Sunday, November 12, 2006

Autumn Leaves Number Seven

This used to be one of my all time favorite autumn leaf ties, and still would be, if I hadn't ruined it. Accidentally, but even so . . .

I can't even remember what I was trying to do; I might have been preparing a display of my ties, or something, but I was cutting something, maybe a paper background, with the tie on top of it, or very nearby, I just don't recall. Carelessly, I cut about 3/4 of an inch into the tie itself. I've been kicking myself ever since.

You can't really tell in the picture. The cut begins on the left side, just about even with the top of the first dark blue square nearest the bottom of the tie. You can see kind of a little jog in the edge of the tie where the cut begins. You can't see it, but the cut extends almost all the way in to where the dark blue square begins. It stops short about one and a half of those little grid marks short of the dark blue.

VERY ANNOYING! And there doesn't seem to be any easy or safe way to fix it. So I don't wear the tie any more, but I still love the design. That wonderful close-hatched grid of lines across the entire surface of the tie, which appear to be hand drawn--that is, the original design would have been hand-drawn, I would imagine, not the design on the fabric of each individual tie. (That last is an incomplete sentence, but I don't care.) And of course, the leaves themselves, bright red, close-set inside the white diamond shape to make them stand out, then surrounded by the deep blue square, all together creating a rich and dramatic feeling.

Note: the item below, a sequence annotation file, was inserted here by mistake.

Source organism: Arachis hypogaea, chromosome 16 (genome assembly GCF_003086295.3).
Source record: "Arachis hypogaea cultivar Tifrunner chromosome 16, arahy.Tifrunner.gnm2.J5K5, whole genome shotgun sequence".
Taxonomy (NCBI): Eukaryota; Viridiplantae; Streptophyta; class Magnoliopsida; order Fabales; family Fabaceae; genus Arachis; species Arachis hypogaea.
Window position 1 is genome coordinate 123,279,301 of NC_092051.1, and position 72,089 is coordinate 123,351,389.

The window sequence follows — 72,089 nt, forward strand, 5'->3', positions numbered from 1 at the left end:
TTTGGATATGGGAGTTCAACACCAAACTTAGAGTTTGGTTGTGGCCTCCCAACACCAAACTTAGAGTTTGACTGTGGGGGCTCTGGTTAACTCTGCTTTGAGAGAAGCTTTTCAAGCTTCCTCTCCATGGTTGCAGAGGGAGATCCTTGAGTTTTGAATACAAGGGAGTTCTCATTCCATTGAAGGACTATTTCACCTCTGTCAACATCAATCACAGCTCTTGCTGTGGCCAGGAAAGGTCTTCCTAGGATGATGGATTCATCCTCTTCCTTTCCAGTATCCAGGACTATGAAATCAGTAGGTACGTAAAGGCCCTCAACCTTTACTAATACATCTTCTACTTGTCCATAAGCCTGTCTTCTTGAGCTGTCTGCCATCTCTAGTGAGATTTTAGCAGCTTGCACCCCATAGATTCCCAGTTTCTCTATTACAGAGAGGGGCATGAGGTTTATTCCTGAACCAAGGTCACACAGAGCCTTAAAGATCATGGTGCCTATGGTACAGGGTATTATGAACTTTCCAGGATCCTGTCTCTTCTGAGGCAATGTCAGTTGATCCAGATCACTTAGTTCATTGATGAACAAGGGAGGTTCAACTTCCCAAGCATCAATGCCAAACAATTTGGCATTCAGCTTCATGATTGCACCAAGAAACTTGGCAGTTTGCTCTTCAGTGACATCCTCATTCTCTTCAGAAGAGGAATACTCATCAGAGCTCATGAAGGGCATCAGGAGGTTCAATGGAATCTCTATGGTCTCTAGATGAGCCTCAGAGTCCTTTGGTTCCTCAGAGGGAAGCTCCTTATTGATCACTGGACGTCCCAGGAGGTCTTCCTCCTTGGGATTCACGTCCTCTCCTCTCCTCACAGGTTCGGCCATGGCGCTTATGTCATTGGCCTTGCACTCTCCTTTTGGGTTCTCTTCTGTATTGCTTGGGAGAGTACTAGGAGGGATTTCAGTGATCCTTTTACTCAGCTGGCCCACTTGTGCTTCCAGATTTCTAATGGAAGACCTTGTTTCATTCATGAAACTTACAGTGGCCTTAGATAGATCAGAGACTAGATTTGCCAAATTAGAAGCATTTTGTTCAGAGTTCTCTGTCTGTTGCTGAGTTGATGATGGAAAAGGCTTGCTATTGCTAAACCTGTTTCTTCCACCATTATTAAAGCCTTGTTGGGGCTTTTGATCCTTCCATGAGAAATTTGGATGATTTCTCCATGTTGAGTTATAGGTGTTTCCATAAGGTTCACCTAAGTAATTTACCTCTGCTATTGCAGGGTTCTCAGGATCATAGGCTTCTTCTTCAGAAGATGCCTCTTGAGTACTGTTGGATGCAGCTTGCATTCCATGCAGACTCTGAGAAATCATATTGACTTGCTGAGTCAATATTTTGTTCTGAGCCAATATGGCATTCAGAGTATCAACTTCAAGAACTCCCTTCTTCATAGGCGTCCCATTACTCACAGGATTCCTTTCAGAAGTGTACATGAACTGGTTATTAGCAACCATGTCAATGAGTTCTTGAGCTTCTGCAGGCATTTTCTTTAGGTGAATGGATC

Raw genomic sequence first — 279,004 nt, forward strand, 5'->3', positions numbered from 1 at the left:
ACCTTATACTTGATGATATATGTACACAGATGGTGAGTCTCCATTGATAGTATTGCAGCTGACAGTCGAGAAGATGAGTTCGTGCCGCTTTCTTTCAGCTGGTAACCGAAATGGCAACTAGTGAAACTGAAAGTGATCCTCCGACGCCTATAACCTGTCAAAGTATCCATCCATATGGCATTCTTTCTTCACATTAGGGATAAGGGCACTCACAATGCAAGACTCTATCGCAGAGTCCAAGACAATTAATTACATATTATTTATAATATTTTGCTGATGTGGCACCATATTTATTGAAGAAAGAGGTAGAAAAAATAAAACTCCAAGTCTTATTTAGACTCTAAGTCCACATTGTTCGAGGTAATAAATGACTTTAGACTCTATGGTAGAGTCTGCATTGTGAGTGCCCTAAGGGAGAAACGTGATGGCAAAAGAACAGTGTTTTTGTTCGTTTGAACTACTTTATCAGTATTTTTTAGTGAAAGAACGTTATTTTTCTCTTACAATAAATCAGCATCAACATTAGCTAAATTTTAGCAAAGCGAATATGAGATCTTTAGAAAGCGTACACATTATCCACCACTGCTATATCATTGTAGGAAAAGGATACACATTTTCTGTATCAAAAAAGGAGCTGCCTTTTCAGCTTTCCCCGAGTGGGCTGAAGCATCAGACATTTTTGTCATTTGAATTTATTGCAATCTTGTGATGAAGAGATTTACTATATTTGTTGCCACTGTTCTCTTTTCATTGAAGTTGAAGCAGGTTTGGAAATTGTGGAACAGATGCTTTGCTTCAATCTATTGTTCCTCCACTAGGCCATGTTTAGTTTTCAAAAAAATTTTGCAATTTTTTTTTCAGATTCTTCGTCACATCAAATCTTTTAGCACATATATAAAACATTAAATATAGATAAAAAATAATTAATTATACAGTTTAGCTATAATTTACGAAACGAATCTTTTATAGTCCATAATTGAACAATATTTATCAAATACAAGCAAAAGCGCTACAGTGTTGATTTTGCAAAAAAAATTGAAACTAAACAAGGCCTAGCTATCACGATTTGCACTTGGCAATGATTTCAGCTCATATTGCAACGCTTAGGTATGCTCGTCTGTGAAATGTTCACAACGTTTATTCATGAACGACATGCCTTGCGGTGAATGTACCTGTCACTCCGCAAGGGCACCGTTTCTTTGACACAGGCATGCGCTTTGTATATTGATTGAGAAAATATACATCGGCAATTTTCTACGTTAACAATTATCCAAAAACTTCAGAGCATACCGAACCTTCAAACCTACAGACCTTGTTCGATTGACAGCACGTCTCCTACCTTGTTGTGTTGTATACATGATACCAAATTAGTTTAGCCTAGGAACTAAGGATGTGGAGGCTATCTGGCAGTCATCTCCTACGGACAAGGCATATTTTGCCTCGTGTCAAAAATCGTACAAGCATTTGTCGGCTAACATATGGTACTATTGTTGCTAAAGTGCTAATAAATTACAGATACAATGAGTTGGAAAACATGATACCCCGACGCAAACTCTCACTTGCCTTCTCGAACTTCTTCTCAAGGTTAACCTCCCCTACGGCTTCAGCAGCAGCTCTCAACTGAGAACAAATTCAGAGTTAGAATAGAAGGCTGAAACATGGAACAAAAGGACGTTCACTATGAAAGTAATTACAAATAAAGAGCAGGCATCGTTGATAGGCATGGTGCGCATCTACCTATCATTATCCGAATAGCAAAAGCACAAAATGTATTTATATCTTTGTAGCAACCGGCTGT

You'll note the solid red portion near the top of the tie in the full length image I shot with my digital camera. This is another of those ties in which the knot appears in a complimentary color. That's the purpose of the solid change in color, to make the knot appear red.

Of course, they wore their ties much shorter back in the forties than we do today. To make this tie long enough to reach my belt buckle, the modern requirement, I have to tie it with the small end really short, and the solid red end extends several inches below the knot. Unfortunate, but that's the way it is. Moot point, since I can't wear the tie any more. But it's still worth showing off here.

The tie is also one of those high quality models which includes a pattern woven into the fabric itself, what I refer to--rightly or wrongly--as a brocade. It's difficult to see in the pictures here, but it's most visible near the bottom of the short end of the tie, where you can see another diamond shape, almost exactly the same size as the white diamond surrounding the red leaf, but just below it, located between the blue square and the slash of red across the bottom of the tie.

There are four smaller diamond shapes, themselves arranged into a diamond square, in the center of each of these brocade diamonds. In the example I refer to above, you can see them hinted at as slightly darker blobs in the middle of the larger diamond.

The tie has two labels, both sewn into the back of the large end of the tie. The seller's label reads
Fairbanks, Alaska
while the maker's label states
Made in California

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